using the QtocLstNetCnn api in cl

Posted on 2007-08-02
Last Modified: 2012-06-27
Can anyone give me an example of calling the QtocLstNetCnn API from CL and how to read the output?  I'm trying to get information on telnet sessions.  Thanks.
Question by:dhenderson12
    LVL 26

    Accepted Solution


    The basic part is kind of straightforward:

    ------ Begin paste
    pgm    ( +

    /*  CRTBNDCL   PGM(your-lib/TSTLSTCNN)          +
                  SRCFILE(your-lib/QCLSRC)         +
                  SRCMBR(TSTLSTCNN)           */

       dcl   &qusrspc     *char     20
       dcl   &usrspc      *char     10     value( 'LSTNETCNN' )
       dcl   &usrspclib   *char     10     value( 'QTEMP' )
       dcl   &qcnnlst     *char   1024

       dcl   &NetCnnTyp   *char     10     value( '*TCP' )
       dcl   &LstReqTyp   *char     10     value( '*ALL' )
       dcl   &reserved    *char     12     value( x'000000000000000000000000' )
       dcl   &LclLwrIP    *char      4     value( x'00000000' )
       dcl   &LclUprIP    *char      4     value( x'00000000' )
       dcl   &LclLwrPrt   *char      4     value( x'00000000' )
       dcl   &LclUprPrt   *char      4     value( x'00000000' )
       dcl   &RmtLwrIP    *char      4     value( x'00000000' )
       dcl   &RmtUprIP    *char      4     value( x'00000000' )
       dcl   &RmtLwrPrt   *char      4     value( x'00000000' )
       dcl   &RmtUprPrt   *char      4     value( x'00000000' )

       chgvar            &qusrspc       ( +
                                          &usrspc           *cat  +
                                          &usrspclib              +

       chgvar            &qcnnlst       ( +
                                          &NetCnnTyp        *cat  +
                                          &LstReqTyp        *cat  +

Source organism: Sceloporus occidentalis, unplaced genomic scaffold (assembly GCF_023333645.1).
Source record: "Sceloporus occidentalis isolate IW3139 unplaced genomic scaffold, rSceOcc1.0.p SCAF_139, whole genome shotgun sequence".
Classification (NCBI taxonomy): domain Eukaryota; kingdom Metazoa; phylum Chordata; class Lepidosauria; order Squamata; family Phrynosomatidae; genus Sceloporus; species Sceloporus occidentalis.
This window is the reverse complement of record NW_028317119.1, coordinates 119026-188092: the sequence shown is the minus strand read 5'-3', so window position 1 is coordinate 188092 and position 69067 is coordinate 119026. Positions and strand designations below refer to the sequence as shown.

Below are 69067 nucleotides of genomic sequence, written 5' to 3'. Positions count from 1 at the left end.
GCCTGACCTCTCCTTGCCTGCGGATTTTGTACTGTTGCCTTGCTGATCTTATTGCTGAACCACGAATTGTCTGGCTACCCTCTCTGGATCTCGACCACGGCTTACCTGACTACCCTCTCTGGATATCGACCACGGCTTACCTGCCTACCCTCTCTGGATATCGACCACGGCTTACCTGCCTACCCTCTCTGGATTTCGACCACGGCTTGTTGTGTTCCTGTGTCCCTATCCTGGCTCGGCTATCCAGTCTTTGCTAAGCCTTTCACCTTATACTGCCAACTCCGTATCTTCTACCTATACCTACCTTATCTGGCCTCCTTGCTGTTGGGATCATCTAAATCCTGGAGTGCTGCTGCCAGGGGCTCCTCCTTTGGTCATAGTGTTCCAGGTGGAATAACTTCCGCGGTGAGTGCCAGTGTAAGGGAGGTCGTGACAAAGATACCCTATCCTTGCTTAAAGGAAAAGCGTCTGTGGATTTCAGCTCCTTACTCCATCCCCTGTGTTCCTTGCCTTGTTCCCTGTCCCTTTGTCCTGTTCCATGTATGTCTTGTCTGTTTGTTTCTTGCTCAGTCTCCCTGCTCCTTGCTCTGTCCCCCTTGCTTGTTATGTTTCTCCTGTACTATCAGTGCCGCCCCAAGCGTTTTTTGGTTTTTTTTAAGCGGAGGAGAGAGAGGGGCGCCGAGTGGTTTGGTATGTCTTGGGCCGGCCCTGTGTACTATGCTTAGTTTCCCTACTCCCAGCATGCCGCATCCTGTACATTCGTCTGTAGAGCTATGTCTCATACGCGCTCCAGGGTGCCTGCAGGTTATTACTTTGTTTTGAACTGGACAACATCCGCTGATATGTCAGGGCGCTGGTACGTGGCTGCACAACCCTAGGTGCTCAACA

&reserved         *cat  +
                                          &LclLwrIP         *cat  +
                                          &LclUprIP         *cat  +
                                          &LclLwrPrt        *cat  +
                                          &LclUprPrt        *cat  +
                                          &RmtLwrIP         *cat  +
                                          &RmtUprIP         *cat  +
                                          &RmtLwrPrt        *cat  +
                                          &RmtUprPrt              +

       callprc    'QtocLstNetCnn'       ( +
                                          &qusrspc       +
                                          'NCNN0100'     +
                                          &qcnnlst       +
                                          x'00000040'    +
                                          'NCLQ0100'     +
                                          x'00000000'    +


    ------ End paste

    That's the guts of accessing the API using ILE CL (not OPM CL). That proc by itself can be compiled and bound into a *PGM with a simple CRTBNDCL command. The API is in a system service program that should be available to the binding step by default.

    But, that's only a direct call to the API to get *ALL connections of type *TCP on all local IP addresses (IPV4) on all local ports and from all remote IP addresses on all remote ports.

    One potentially confusing part of the documentation is that even in V5R4 it says the addresses are to be specified in "dotted-decimal format". Since the parm is BIN(4) and a dotted-decimal address would be possibly CHAR(16) -- which allows for 15 characters followed by null-terminator for many APIs -- it's certain that they can't mean "dotted-decimal". Though I haven't had to try it, I assume they really want the BIN(4) network address format.

    If you _must_ restrict addresses and you only have dotted-decimal, you probably have to convert them by calls to inet_addr()--Translate Full Address to 32-bit IP Address -- which is one of the UNIX-type APIs under Sockets.

    Anyway, the above code is in V5R1 format. It should work on any V5 system. If I wrote it in full V5R4 format, it could make full use of the integer data types, of data structures and of pointers, and I wouldn't have used the CHAR(4) variables with hex-values. I'd have used direct integer values.